The lunch offering is sparse, made up mostly of a variety of burgers and fries. While the burgers are mouthwateringly delicious and filling, a more robust lunch offering on the beach is required for a hotel of this calibre. The more extensive dinner menu has some real gems like the multi-flavoured vegetarian wrap (why can't I get this at lunch?) and some real duds like the pumpkin soup, which lacks the rich deep flavour one usually associates with a good Jamaican pumpkin soup. Negril is not known for its fine cuisine; Rockhouse and Ivan's are the best in the area but Sandy Haven could join that heady group if they keep revamping the menu until all the dishes are spot on. All the right ingredients for a good start are already there.
Watery and insipid is the cocktail norm in Negril. Even at my famed Rockhouse you have to buff them up to get a decent drink. Why does our major party town suffer from such a paucity of decent cocktails? Out the gate, Sandy Haven seems to be bucking that trend. The charming bartender Andre made me a margarita from scratch that rivalled some of the best concoctions in Miami or Ibiza. His jovial demeanour and skilful cocktail hands kept the gathered guests enthralled.
In general, service at Sandy Haven is more personable than professional, which is part of the charm of the small hotel. However, the basic processes still have to be right to be able to fully enjoy the charm of the staff. For example, check-in is painfully laborious. You would think that since they know someone is arriving they would prepare the paper work from the night before and have you inside your room and on the beach within minutes of your arrival. My favourite hotel in Jamaica in this regard is Geejam in Portland, whose staff on arrival take you straight to your room and leave you the check-in forms to be filled out and dropped off at the bar at your convenience.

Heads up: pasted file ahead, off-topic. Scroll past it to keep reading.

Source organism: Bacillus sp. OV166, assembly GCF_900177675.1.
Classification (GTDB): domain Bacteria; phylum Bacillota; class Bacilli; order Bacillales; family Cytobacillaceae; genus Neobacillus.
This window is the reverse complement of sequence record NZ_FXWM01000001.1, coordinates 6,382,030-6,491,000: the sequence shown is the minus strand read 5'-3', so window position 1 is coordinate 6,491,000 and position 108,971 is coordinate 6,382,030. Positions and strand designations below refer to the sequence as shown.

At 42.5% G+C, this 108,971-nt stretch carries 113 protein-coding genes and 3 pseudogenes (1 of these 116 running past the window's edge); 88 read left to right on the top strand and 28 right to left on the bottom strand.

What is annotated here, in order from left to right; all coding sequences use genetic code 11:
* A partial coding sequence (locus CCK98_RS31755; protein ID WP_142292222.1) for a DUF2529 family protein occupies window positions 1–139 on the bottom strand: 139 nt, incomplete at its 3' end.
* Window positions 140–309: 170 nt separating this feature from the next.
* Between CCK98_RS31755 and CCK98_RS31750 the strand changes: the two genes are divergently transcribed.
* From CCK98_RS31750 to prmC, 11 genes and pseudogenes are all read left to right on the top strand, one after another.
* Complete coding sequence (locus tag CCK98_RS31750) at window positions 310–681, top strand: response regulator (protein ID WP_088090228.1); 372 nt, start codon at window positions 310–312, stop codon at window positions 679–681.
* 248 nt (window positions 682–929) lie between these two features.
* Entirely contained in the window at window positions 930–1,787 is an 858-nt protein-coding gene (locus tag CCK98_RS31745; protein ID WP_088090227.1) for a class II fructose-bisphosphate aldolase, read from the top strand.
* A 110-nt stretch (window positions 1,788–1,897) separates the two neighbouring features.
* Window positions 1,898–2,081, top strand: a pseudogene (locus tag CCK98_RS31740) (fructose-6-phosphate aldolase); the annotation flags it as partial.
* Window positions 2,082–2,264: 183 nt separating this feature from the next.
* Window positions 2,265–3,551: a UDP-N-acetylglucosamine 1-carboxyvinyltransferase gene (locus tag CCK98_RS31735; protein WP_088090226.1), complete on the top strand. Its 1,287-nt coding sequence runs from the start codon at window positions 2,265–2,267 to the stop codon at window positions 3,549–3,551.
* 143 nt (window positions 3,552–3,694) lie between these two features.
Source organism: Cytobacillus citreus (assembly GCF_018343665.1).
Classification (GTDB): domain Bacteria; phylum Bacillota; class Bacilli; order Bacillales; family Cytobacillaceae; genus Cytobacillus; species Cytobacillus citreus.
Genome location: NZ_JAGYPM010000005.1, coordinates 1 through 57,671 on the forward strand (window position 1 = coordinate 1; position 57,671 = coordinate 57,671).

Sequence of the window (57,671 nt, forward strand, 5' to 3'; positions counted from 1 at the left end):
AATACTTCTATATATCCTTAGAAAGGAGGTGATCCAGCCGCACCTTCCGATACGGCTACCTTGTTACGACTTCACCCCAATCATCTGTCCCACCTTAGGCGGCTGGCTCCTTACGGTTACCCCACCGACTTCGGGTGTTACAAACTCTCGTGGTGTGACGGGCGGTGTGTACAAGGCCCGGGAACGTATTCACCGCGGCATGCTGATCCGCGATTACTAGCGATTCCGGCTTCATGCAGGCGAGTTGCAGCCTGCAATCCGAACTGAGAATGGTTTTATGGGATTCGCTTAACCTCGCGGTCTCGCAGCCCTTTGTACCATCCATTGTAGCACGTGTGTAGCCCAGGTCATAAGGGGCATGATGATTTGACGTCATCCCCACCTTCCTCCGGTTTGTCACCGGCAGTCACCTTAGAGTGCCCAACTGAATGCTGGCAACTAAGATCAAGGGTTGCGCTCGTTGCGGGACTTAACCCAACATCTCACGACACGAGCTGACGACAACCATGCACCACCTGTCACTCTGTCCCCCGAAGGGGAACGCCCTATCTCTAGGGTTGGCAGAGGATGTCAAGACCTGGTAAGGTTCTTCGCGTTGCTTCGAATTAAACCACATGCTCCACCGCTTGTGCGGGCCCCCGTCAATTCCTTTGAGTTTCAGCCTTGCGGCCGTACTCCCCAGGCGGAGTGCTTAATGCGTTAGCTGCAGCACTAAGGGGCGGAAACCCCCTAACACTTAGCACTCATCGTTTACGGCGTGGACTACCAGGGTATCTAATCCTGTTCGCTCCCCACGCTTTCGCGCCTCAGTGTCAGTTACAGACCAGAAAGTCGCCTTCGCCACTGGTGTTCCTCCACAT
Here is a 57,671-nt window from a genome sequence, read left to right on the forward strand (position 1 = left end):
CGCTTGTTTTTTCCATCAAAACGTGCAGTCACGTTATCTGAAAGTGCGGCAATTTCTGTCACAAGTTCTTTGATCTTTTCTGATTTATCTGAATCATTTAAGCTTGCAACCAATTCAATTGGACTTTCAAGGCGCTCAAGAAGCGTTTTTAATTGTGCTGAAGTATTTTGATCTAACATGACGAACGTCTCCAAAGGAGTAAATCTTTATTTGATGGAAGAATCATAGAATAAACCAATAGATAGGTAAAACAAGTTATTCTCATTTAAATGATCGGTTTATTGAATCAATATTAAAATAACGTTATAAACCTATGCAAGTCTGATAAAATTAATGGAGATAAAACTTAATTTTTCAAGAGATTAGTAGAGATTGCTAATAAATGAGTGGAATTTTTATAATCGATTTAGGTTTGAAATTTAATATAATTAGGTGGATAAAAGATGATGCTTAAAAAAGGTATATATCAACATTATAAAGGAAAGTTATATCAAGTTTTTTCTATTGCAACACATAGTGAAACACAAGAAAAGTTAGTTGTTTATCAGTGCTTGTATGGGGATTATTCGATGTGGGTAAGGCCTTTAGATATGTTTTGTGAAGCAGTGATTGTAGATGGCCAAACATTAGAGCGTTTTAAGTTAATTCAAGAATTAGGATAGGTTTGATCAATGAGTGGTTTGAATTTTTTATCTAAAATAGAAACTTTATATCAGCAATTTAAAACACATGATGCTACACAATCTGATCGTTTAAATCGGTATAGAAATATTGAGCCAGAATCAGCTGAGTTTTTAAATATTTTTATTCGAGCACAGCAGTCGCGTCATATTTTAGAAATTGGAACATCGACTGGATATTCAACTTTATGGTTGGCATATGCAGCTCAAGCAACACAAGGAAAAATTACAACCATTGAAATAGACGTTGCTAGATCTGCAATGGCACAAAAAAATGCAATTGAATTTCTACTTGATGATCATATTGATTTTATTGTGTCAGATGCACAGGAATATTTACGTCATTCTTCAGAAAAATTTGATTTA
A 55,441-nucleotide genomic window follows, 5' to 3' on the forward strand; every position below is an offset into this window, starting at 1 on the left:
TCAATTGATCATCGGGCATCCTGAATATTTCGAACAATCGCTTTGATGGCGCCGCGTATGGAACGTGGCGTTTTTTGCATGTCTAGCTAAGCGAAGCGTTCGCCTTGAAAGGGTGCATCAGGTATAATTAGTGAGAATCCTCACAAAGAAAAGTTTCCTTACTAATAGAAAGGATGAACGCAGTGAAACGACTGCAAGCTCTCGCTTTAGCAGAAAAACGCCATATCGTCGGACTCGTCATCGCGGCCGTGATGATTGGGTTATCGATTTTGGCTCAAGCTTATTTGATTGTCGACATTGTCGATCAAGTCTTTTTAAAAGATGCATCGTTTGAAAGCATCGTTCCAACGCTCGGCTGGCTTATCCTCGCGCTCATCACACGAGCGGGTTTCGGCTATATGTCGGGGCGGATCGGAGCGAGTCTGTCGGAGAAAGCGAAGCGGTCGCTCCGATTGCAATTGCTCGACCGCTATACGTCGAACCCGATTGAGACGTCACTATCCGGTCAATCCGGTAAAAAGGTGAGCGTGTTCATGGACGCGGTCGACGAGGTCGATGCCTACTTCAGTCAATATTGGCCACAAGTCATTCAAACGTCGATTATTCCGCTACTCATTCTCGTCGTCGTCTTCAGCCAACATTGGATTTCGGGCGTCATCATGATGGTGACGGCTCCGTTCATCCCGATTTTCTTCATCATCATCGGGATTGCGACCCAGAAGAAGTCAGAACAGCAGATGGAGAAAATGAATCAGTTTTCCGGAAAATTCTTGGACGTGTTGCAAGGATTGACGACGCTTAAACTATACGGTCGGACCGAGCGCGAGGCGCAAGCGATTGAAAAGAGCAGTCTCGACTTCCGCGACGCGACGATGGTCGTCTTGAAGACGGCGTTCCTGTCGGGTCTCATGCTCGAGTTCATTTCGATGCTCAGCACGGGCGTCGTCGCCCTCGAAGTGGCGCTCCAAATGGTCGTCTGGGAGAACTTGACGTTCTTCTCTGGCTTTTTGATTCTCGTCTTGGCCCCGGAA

The check-out process at Sandy Haven was equally cumbersome with many items consumed at the beach bar missing from the final bill. Add to that the sometimes snail's pace restaurant service and you have real operational challenges to solve.
Still, I chalk these up to growing pains. These procedural and process issues can be improved by drilling a detailed training manual into the very eager-tolearn staff. But they have to be addressed aggressively soon because they just cause guest aggravation and mar an otherwise wonderful experience.
But the best thing about Sandy Haven is the active involvement of the owners, Anne and Stephen. It is rare that you get engaged owners in any hotel, even small ones. In fact, in all my travels, Spirit of the Knights hotel in Rhodes, Greece and the Aegean Gate Hotel in Bodrum, Turkey are the only other places where I have seen the owners so actively engaged in making sure the guests are having a great time. Most the guests I spoke with appreciated how wonderful the Uekers were in mingling and making them feel at home.
Sandy Haven is not for everyone. It may not even be for most of the people who tend to frequent Negril. There was a very young couple the weekend I was there who had sourced a deal on Groupon who found the property too dead. They wanted more excitement by the pool. Where was the wet T-shirt, big-boobiloobs party? Not here! Others, like me, find the entire set up appropriately serene. You can go out to the excitement of Negril but return to a sanctuary.
And once the kinks are worked out, that's what Sandy Haven seems destined to become: a serene sanctuary in the midst of the chaos of Negril beachside. Sandy Haven Resort is almost ready for prime time. I will return